When it comes to morality, I’m not sure Shark and Shepherd knows what the flock he’s talking about.

January 29th, 2006

In Mundy on Moral Values, generic viagra tadalafil Rick Esenberg of Shark and Shepherd seems to be saying that there is little value in a moral code that does not rely on – or perhaps embrace – religion as its ultimate source.

I would argue the opposite. The perils of basing morality on a religious foundation are many:

1.) By linking morality intrinsically to religion you beg the question, discount cialis capsule which religion? Would the morals of a Mormen be the same as a Mayan? And if not, which are “correct?”

2.) It frees an atheist or an agnostic to believe that no code of morality applies to him or her.

3.) It ultimately reduces all moral imperatives to “because God said so.”
To turn Rick’s words around on him, that seems like pretty thin intellectual gruel to me.

A well-reasoned moral schema that does not rely on religion avoids all these pitfalls.

I have no objection to including religion in any discussion about morality.

But I disagree that such a discussion would be more valuable, effective, or intellectually satisfying than one that makes sense without resorting to that deus ex machina of virtue: religion.

Forgive the headling, Rick. The pun was too good/bad to resist.

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11 Comments Add your own

  • 1. Jenna  |  January 29th, 2006 at 10:14 pm

    So what is morality based on, then, if not religious views?

  • 2. Administrator  |  January 29th, 2006 at 10:46 pm

    To be blunt?

    The same thing religion-based morality relies on…


    …fear of the consequences of getting caught in an immoral behavior and being punished for it.

    Before it became an unfashionable phrase, people implicitly recognized this reality by talking about the “fear of God.”

    A non-religious based morality simply substitutes societal consequences for supernatural ones.

    Of course, fear only gets you so far.

    Empathy is needed to achieve the highest levels of moral behavior.

    But self-interest can be a pretty good substitute. One of the reasons I believe so wholeheartedly in the Golden Rule is that it transforms one of humanity’s most base characteristics (self-interest) into one of its loftiest principles.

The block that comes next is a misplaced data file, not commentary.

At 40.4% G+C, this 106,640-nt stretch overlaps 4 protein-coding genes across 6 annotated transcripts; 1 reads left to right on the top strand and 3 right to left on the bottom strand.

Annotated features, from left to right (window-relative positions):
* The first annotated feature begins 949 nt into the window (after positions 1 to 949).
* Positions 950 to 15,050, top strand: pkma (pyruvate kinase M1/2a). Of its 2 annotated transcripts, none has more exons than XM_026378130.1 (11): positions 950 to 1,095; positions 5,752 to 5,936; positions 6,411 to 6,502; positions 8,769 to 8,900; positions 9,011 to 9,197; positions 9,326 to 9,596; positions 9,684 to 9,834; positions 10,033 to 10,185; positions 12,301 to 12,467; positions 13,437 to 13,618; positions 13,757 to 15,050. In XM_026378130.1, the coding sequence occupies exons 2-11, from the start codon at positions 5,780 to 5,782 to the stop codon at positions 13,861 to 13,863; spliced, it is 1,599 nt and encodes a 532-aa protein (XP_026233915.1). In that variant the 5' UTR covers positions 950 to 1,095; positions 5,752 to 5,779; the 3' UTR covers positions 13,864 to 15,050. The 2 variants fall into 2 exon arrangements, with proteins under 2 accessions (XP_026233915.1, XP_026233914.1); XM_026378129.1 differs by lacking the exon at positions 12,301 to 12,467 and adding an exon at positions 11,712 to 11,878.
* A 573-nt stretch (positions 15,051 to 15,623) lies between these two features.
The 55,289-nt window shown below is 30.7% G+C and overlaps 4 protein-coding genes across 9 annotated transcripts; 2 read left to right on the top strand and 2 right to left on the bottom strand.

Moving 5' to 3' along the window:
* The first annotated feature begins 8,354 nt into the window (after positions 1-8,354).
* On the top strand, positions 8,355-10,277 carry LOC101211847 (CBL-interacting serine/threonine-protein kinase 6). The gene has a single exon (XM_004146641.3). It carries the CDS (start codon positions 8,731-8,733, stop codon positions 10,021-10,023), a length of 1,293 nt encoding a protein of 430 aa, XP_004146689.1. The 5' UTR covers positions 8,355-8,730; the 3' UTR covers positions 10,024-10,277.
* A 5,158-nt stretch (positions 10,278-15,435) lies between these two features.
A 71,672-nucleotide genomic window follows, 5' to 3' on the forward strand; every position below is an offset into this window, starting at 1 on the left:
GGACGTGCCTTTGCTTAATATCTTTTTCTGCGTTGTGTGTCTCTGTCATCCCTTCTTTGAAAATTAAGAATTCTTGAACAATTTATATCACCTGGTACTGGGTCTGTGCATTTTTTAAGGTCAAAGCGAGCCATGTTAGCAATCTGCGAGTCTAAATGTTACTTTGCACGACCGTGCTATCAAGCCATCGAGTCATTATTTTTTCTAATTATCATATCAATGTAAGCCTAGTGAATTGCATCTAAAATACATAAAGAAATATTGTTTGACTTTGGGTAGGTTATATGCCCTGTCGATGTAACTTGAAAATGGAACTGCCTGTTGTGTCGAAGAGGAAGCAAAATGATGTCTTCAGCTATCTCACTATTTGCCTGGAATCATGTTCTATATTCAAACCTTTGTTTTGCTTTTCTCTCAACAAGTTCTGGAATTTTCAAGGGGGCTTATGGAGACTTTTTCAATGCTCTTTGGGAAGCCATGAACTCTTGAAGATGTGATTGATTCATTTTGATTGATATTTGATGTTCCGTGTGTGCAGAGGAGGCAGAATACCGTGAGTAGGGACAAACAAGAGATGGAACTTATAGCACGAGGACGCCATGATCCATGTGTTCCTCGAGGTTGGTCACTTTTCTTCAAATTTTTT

And I suppose I could do worse than finish by quoting Thomas Jefferson on a related subject:
    “If it ends in a belief that there is no god, you will find incitements to virtue in the comfort & pleasantness you feel in it’s exercise, and the love of others which it will procure you.”

  • 3. Jenna  |  January 29th, 2006 at 10:49 pm

    So, non-religious morality is based on fear?

    Fear of consequences?

    Consequences based in the government?

    Such as, jail time, the death penalty, fines, etc.?

    Where did the government find the basis for its laws? In 1775, how did our Founding Fathers come up with the ideas to outlaw murder, stealing, etc.?

  • 4. Administrator  |  January 29th, 2006 at 11:27 pm


    Fear of prison, fines, corporal punishment, social ostracism (it’s very unfortunate that we’ve abandoned this one for everyone except child molesters), etc.

    Let me ask you something, Jenna? What is religious morality based on if not the fear of punishment?

    Why is there a hell, if not to punish the morally unfit?

    (I’d like to recommend The Inferno for a quick refresher on the utility of punishment (or the threat thereof) for enforcing morality. Excellent book.)

    I see where you’re going with the question about the source of law (especially at the time of our nation’s founding).

    But I’d like to respond to that in several ways:

    1.) I never said that religion has NOT been part of the development of our laws or of our history. My statement is that a religious foundation is not a necessary (and possibly not the best) basis for a code of morality.

    2.) Laws and morality are two separate (though often entwined) subjects. You can, and often do, have one without the other. (Speeding is illegal, but is it immoral? Many people would consider adultery immoral (I do), but it’s not illegal.)

    3.) Would you argue that societies that did not have the Ten Commandments were without a moral code? Was murder acceptable in ancient Rome? Did Native Americans embrace incest? (A behavior that is not prohibited by the Ten Commandments, btw).

    Don’t misinterpret my disagreement as a lack of respect. I enjoy a well-argued philosophical discussion.

    By the way, how the hell are you responding so quickly? I swear that first comment was there before my browser refreshed after my initial post.

  • 5. grumps  |  January 30th, 2006 at 5:36 am